Salinas, Calif. Farmers in the self-proclaimed "Salad Bowl to the World" started plowing their spinach crops under and laying off workers as government inspectors examined fields and packing houses Tuesday for the source of the deadly E. coli outbreak.
After poring over water quality reports, worker hygiene tests and other food safety measures, the inspectors were unable to pinpoint immediately how the bacteria made it into locally grown bagged spinach, causing one death and sickening more than 100 other people across the country.
And it is increasingly unlikely they will ever zero in on the source, said Robert Brackett, director of the Food and Drug Administration's Center for Food Safety and Applied Nutrition.
FDA investigators visited fields and factories in the Salinas Valley that have been linked to the two companies that recalled spinach products - Natural Selection Foods and River Ranch Fresh Foods.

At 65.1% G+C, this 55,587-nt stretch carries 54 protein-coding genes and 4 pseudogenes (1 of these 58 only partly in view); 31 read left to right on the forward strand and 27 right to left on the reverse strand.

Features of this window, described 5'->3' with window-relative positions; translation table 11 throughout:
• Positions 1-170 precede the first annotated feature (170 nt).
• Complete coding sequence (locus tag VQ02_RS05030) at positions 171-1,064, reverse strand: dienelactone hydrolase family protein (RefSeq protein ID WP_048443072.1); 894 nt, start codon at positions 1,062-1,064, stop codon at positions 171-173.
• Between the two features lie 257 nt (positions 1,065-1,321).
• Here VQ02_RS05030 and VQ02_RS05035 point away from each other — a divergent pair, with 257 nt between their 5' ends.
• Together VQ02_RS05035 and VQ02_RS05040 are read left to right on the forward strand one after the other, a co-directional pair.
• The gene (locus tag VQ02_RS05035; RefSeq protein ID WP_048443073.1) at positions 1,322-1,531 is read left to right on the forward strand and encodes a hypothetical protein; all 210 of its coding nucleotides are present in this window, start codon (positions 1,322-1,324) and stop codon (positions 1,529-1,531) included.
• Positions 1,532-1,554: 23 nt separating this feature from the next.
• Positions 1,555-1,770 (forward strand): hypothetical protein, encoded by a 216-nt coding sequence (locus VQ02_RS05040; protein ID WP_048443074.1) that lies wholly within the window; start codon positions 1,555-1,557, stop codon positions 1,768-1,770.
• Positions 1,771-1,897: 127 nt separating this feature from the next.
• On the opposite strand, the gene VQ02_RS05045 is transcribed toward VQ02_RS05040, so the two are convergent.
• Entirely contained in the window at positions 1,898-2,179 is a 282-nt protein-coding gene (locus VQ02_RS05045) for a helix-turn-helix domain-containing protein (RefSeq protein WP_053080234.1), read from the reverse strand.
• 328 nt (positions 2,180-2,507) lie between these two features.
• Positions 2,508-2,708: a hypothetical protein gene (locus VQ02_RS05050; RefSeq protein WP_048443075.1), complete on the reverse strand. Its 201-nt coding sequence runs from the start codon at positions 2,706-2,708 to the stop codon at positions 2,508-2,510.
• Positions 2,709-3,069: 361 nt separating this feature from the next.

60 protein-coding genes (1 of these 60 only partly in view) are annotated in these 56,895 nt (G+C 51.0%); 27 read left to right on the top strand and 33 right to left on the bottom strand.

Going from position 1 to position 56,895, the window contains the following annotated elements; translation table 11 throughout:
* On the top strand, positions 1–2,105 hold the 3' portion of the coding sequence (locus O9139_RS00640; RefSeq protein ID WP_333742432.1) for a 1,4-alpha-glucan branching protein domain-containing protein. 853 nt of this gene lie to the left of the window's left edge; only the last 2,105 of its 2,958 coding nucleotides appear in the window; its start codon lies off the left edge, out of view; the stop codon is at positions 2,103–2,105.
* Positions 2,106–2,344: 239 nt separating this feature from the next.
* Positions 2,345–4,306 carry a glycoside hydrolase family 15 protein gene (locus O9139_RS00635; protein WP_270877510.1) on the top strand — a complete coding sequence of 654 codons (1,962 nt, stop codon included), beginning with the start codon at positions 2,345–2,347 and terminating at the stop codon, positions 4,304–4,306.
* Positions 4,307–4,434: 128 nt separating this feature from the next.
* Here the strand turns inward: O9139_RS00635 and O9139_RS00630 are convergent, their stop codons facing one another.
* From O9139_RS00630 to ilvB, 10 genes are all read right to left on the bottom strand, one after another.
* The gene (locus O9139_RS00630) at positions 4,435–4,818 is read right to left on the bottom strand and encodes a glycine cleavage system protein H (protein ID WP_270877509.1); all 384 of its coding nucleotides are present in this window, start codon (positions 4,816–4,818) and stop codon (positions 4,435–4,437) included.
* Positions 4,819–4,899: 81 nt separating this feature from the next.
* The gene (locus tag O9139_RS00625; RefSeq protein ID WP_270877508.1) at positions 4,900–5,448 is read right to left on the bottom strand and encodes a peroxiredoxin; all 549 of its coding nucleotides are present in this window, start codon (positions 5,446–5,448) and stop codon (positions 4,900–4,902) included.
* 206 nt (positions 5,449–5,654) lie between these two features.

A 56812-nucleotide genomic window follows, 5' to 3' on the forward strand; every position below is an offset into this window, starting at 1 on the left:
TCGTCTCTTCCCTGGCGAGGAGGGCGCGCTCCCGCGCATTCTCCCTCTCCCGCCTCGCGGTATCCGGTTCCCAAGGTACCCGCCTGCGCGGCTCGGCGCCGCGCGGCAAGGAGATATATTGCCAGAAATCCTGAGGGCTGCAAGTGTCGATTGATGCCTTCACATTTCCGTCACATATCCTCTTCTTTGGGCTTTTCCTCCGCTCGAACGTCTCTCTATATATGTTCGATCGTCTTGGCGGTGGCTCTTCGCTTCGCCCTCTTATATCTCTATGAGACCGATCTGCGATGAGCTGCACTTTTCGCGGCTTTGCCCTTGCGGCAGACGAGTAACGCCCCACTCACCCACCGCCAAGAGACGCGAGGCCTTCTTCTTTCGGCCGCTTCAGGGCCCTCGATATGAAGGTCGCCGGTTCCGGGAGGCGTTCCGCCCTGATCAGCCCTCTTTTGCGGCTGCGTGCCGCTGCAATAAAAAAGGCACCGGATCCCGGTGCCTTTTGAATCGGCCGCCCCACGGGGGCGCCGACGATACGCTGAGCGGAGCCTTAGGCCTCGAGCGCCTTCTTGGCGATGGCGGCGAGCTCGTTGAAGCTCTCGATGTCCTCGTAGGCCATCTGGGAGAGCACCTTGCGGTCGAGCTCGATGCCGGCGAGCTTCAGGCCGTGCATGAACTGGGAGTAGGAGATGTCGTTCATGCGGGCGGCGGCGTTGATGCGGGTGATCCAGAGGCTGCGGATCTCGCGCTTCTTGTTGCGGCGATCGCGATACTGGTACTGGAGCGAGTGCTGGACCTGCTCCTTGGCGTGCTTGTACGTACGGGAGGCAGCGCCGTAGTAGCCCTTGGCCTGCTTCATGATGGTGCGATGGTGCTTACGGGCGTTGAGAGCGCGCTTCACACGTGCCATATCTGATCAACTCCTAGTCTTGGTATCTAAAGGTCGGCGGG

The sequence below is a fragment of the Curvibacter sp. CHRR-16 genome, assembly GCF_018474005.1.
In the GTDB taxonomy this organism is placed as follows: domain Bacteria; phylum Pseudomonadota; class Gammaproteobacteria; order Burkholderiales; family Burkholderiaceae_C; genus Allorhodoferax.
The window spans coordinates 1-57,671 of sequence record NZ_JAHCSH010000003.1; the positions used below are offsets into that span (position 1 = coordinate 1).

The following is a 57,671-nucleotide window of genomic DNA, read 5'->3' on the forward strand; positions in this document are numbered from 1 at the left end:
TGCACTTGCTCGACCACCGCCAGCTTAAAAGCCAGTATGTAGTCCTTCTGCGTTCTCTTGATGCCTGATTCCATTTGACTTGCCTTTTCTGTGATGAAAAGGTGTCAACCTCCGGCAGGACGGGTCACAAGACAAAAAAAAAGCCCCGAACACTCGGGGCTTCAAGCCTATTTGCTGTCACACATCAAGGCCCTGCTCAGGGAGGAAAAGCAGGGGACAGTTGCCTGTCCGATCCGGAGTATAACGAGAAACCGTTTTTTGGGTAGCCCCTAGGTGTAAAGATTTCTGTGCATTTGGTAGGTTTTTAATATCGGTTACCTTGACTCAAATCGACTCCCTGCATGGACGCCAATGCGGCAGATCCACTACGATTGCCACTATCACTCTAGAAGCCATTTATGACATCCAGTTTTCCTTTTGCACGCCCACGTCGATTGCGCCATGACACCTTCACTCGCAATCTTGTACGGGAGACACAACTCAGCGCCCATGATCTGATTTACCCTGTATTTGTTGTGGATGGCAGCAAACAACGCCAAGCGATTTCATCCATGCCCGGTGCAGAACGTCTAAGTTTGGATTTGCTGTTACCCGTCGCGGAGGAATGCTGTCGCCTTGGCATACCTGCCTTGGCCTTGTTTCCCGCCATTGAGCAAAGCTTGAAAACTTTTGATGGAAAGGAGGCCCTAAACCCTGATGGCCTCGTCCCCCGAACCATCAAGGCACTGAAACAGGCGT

The teams also inspected other locations, looking for evidence of contaminated runoff; checking for animal droppings in the fields; examining sanitary conditions inside the plants where produce is processed; and taking samples from produce itself. E. coli is commonly spread by human or animal feces.
"They will look for any obvious or even suspected places where this organism could gain access to the produce," Brackett said.
The absence of any immediate evidence of widespread contamination is good news for the industry, but growers and processors say the scare has already done damage to their products' reputation, and they are wondering how long it will take for consumers to feel safe eating spinach again.
At least two lawsuits over youngsters who fell ill have already been filed, in New York and Utah.
"If it stays focused on the spinach, it's still bad," said Jim Bogart, president of the Grower-Shipper Association of Central California. "Worst-case scenario, where consumers don't get the message this doesn't mean all vegetables are tainted, it would be devastating."